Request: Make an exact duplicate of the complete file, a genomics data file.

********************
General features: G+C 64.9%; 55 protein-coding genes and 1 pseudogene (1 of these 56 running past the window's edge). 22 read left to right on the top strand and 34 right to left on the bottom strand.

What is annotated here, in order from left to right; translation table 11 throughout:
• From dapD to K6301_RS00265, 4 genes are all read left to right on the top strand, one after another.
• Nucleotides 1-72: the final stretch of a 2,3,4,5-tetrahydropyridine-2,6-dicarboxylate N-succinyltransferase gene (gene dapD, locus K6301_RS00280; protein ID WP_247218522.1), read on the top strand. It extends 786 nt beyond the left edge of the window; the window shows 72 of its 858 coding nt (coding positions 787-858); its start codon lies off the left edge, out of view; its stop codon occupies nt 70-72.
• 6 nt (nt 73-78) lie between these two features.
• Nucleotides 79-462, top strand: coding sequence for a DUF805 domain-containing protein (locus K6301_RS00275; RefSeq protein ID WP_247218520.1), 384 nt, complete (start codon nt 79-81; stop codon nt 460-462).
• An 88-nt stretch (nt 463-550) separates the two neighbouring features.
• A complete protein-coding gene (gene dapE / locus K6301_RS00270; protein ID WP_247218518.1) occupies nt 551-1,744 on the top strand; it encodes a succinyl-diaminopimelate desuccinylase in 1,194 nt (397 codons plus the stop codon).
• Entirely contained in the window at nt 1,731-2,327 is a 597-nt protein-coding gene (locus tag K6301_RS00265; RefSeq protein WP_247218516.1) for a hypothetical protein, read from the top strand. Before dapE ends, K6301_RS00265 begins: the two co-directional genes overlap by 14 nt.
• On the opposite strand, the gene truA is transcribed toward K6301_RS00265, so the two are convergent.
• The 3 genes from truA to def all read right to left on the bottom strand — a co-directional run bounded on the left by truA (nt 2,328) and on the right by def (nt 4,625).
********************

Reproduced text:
General features: G+C 64.9%; 55 protein-coding genes and 1 pseudogene (1 of these 56 running past the window's edge). 22 read left to right on the top strand and 34 right to left on the bottom strand.

What is annotated here, in order from left to right; translation table 11 throughout:
• From dapD to K6301_RS00265, 4 genes are all read left to right on the top strand, one after another.
• Nucleotides 1-72: the final stretch of a 2,3,4,5-tetrahydropyridine-2,6-dicarboxylate N-succinyltransferase gene (gene dapD, locus K6301_RS00280; protein ID WP_247218522.1), read on the top strand. It extends 786 nt beyond the left edge of the window; the window shows 72 of its 858 coding nt (coding positions 787-858); its start codon lies off the left edge, out of view; its stop codon occupies nt 70-72.
• 6 nt (nt 73-78) lie between these two features.
• Nucleotides 79-462, top strand: coding sequence for a DUF805 domain-containing protein (locus K6301_RS00275; RefSeq protein ID WP_247218520.1), 384 nt, complete (start codon nt 79-81; stop codon nt 460-462).
• An 88-nt stretch (nt 463-550) separates the two neighbouring features.
• A complete protein-coding gene (gene dapE / locus K6301_RS00270; protein ID WP_247218518.1) occupies nt 551-1,744 on the top strand; it encodes a succinyl-diaminopimelate desuccinylase in 1,194 nt (397 codons plus the stop codon).
• Entirely contained in the window at nt 1,731-2,327 is a 597-nt protein-coding gene (locus tag K6301_RS00265; RefSeq protein WP_247218516.1) for a hypothetical protein, read from the top strand. Before dapE ends, K6301_RS00265 begins: the two co-directional genes overlap by 14 nt.
• On the opposite strand, the gene truA is transcribed toward K6301_RS00265, so the two are convergent.
• The 3 genes from truA to def all read right to left on the bottom strand — a co-directional run bounded on the left by truA (nt 2,328) and on the right by def (nt 4,625).